Industrial organisation

Adrian Wood, 18 March 2017

In defending trade from misguided protectionism, economists argue that the main killer of manufacturing employment around the world has been technology, not trade. This column explores how globalisation has caused the sectoral structures of countries to conform more closely to their factor endowments. In the skill-abundant developed regions, manufacturing became more skill-intensive, while in skill-scarce and land-scarce Asia, labour-intensive manufacturing expanded. In land-abundant developing Africa, Latin America, and the Middle East, by contrast, manufacturing contracted.

Pol Antràs, Teresa Fort, Felix Tintelnot, 12 March 2017

A growing body of economic research documents the potential negative effects of increased trade integration, often with a focus on increased Chinese import penetration. This column argues that some US firms benefit significantly from increased import opportunities as they lower their costs and expand. Protectionism in the form of higher domestic tariffs would decrease these domestic firms’ competitiveness both at home and abroad.

Micael Castanheira, Carmine Ornaghi, Georges Siotis, 01 March 2017

Conventional wisdom holds that increased competition improves market outcomes. This column argues that the link from competitiveness to allocative efficiency is weaker than this wisdom would suggest. Using evidence of generic substitutes of previously patent-protected drugs, it shows that firms can use non-price instruments which affect – or even reverse – the way competitive shocks alter market outcomes, with significant welfare implications.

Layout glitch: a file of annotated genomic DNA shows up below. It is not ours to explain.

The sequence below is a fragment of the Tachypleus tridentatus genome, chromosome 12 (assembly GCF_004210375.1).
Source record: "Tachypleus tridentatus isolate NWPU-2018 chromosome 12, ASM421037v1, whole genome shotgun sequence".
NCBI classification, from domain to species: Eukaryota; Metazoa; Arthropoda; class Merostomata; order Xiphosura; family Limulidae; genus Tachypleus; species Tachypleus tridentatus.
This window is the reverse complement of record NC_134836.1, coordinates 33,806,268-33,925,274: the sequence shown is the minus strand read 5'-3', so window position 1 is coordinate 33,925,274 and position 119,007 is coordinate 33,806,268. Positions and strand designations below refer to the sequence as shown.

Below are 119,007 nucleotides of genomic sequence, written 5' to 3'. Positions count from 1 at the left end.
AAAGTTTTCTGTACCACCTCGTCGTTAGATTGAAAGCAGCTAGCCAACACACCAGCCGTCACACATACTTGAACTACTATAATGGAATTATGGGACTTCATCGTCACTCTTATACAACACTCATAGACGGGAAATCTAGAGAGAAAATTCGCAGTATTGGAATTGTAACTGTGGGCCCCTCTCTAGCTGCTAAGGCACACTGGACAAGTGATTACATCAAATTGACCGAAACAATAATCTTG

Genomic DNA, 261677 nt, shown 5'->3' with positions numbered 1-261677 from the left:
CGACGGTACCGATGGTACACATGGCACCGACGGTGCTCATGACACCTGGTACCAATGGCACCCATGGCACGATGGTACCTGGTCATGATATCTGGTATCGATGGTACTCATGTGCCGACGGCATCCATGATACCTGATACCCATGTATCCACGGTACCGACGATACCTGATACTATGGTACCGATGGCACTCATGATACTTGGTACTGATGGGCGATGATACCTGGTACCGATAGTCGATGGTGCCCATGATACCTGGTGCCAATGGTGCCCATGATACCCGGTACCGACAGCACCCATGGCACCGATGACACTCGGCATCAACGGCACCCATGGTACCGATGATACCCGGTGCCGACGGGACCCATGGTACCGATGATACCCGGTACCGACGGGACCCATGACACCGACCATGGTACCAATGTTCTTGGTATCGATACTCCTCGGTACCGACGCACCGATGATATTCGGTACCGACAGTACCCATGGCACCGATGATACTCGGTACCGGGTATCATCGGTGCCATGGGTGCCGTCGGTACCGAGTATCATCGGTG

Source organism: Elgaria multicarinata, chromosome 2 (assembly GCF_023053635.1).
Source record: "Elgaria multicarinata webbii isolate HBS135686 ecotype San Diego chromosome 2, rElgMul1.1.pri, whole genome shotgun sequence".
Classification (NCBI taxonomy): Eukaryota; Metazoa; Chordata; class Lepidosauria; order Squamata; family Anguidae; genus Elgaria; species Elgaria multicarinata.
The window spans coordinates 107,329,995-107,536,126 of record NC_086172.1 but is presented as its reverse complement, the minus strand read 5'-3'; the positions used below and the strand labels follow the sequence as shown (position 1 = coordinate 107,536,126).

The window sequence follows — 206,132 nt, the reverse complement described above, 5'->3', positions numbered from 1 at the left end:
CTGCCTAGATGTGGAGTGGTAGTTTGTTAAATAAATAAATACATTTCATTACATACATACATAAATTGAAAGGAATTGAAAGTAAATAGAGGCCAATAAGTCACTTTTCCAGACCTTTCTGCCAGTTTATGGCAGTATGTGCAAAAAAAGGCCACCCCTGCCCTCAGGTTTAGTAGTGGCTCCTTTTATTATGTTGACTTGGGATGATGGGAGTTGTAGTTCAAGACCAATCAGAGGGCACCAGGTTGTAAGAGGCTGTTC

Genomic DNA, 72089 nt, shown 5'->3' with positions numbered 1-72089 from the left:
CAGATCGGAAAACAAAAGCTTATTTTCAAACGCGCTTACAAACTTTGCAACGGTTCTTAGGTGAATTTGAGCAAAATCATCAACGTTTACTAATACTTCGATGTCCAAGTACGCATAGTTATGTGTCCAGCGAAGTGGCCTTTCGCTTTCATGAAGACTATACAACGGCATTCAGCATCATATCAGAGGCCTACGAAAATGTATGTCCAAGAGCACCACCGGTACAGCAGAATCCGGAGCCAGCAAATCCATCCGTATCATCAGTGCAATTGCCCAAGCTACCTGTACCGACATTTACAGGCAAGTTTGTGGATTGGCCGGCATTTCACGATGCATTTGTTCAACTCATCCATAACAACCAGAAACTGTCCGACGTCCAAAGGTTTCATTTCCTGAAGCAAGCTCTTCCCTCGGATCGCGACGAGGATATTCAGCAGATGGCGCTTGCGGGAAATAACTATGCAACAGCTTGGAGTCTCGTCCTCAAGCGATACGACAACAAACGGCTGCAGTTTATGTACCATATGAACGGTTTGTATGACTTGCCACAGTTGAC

Fabrizio Coricelli, Marco Frigerio, 23 February 2017

A main source of alternative financing during credit crunches is trade credit. This column argues that small and medium-sized enterprises in Europe suffered a liquidity squeeze during the Great Recession due to the increase of their net lending to large firms. This squeeze was induced by their weak bargaining power in trade credit relationships, and had significant adverse effects on their levels of investment and employment.

Wouter den Haan, Martin Ellison, Ethan Ilzetzki, Michael McMahon, Ricardo Reis, 20 February 2017

A majority of UK-based macroeconomists welcome the government’s new industrial strategy, but doubt that the government can deliver. This column, which presents the results of the latest Centre for Macroeconomics and CEPR survey, shows a large majority of economist think that the UK needs a new regional strategy to tackle inequality across different parts of the country.

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